I’d mentioned the sodas as a counter example already. I’ll have to check to tendency in cereals (but thought it was a larger spread). I was thinking more of other food things like frozen and canned goods, butter and milk, bread, soap, etc. It’s hard to get shelf space for more than a couple of sizes.

    I wonder if the exceptions cluster around snack foods (where there IS about a 1/5 to 1/4 size disparity between various races and / or genders so ought to be a factor there).

    This could be an interesting thing about marketing… WHEN is a ‘trivial’ size variation useful? One is clearly for misleading promotional activities. I can see a case for “Wife want’s a 12 ounce, I’ll take the 16” ( or 16 and 20; or 20 and 24; or … quart sized). Yet the candy bars are typically “regular” and “king” but with the occasional “mini” or “bite sized”…

    Beer is in (mostly) 12 oz, 16 oz, 32 oz. ( Though I do have an odd 8 oz ish from Japan… and even a mini that’s about 6 oz somewhere…) and there are the odd Liter and 1/2 Liter…

    Wonder if folks are more senstive to beverage size than to snack size?….

  7. boballab says:

    EM:

    Now that you mentioned where the can came from, it explains it all for me.

    Those “Main Aisles” are where they put in their Promotional Items (This includes the endcaps that face the Main Aisles). What is typically in that Aisle that runs from Food to Electronics (This is in Div 1 stores not SuperCenters) is Rollback or Special Buy merchandise.

    In a SuperCenter Electronics is typically at the back of the store and centered on that aisle. So what they typically do is try to put merchandise that crosses departments. In this case you put a snack food item in or near Electronics since that is where they also sell DVD’s. Couple of years ago they had displays that had DVD’s, VHS tapes and Microwave popcorn on them for sale.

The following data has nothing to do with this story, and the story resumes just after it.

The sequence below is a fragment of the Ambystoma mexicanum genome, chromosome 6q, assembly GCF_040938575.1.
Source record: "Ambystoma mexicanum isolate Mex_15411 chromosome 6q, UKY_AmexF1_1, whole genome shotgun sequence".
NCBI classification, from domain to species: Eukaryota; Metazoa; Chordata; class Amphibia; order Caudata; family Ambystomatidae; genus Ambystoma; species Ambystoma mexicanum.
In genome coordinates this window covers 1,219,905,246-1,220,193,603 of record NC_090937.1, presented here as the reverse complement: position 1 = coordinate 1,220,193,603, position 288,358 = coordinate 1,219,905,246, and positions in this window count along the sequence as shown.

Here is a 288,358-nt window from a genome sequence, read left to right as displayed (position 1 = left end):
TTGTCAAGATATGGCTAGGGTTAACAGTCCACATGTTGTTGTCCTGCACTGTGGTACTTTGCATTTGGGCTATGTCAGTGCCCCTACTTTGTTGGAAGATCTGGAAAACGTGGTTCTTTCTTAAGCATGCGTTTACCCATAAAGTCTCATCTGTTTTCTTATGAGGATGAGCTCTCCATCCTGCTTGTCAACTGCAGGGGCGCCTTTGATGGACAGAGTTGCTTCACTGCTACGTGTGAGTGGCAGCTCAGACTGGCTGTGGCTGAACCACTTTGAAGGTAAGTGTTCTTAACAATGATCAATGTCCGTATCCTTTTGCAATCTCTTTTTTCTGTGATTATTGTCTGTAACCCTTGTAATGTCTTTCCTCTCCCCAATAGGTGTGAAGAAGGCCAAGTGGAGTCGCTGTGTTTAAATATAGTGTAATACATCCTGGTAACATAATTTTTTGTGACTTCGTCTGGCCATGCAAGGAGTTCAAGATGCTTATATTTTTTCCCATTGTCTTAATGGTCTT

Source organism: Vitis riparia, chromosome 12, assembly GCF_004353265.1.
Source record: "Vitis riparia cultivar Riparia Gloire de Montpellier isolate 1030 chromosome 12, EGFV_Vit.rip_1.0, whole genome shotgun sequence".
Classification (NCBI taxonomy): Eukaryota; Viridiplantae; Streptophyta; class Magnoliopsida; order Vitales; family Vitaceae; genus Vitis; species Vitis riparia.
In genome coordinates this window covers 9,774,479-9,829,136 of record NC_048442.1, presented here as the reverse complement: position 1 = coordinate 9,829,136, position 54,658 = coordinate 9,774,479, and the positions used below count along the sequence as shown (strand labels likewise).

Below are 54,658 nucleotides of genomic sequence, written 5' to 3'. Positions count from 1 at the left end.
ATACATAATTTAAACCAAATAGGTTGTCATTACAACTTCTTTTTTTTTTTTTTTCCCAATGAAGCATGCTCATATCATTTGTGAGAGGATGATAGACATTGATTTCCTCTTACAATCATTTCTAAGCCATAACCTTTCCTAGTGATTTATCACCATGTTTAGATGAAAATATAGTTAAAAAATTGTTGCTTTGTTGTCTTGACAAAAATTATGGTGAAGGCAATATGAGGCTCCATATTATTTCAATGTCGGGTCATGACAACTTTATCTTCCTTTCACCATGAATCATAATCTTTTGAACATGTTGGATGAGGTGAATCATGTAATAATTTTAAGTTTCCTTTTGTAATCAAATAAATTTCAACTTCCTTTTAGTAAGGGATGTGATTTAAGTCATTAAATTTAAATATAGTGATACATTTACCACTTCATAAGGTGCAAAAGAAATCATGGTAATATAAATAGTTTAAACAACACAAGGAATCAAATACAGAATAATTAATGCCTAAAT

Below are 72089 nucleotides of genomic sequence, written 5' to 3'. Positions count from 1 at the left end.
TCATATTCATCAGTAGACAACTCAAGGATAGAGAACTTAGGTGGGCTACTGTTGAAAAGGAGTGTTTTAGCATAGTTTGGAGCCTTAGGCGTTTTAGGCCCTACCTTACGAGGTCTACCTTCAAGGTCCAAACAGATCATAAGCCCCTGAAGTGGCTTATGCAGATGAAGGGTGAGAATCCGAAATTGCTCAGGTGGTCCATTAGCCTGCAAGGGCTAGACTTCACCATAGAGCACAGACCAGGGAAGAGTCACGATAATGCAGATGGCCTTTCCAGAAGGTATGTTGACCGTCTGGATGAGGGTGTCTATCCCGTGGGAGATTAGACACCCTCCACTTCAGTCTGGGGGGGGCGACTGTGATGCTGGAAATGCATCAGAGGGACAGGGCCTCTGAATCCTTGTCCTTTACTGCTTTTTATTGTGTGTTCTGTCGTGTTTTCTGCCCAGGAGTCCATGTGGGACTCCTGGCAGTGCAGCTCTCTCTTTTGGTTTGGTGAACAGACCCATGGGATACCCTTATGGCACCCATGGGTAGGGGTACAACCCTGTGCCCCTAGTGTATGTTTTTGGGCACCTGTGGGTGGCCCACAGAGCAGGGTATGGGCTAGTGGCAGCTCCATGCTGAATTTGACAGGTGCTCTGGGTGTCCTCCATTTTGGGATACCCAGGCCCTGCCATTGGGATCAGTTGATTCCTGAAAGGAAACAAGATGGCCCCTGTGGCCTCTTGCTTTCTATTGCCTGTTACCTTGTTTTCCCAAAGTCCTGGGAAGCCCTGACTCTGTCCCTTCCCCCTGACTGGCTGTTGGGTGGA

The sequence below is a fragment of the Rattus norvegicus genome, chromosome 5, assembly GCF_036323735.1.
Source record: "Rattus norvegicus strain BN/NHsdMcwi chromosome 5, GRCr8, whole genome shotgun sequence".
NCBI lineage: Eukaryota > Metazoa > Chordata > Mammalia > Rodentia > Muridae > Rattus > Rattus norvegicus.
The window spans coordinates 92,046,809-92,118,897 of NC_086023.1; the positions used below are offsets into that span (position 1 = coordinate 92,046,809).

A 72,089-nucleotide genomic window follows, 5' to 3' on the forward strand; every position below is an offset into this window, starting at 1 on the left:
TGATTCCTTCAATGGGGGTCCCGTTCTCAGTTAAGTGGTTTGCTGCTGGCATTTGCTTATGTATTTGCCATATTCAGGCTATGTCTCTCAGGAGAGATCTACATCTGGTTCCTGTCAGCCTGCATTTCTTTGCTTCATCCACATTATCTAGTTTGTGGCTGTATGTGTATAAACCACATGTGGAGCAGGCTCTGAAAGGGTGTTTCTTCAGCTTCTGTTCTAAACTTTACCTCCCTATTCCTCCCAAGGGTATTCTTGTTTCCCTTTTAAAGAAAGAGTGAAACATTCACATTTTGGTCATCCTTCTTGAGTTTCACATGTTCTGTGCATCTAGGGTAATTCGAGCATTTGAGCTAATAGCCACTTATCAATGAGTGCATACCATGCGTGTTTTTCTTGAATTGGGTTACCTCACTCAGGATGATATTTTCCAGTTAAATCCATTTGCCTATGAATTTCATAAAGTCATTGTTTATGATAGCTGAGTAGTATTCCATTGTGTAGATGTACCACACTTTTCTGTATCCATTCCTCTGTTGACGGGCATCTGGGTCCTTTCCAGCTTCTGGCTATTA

8. wolfwalker says:

    I’d mentioned the sodas as a counter example already.

    Ah, I missed that. I must remember to read your posts more carefully.

    This could be an interesting thing about marketing… WHEN is a ‘trivial’ size variation useful?

    I’m not sure a 25% variation is ‘trivial,’ but anyway — the obvious answer is “any time the company thinks it will be profitable.” IE, 16 ounces for 99 cents looks far cheaper than 20 for $1.59, but it’s still nicely profitable for Coke. (Look at how much a 2-liter bottle costs, figure the cost-per-ounce, and then just try to tell me Coke isn’t making out like a bandit on those small bottles.) On the other hand, there are only two or three sizes of margarine containers or cereal boxes because those two or three sizes between them cover all reasonable needs. And if someone needs a size in between, well … then he can buy two of the (more profitable) small containers, or one of the large and throw away what’s left when it goes bad.

  9. Pascvaks says: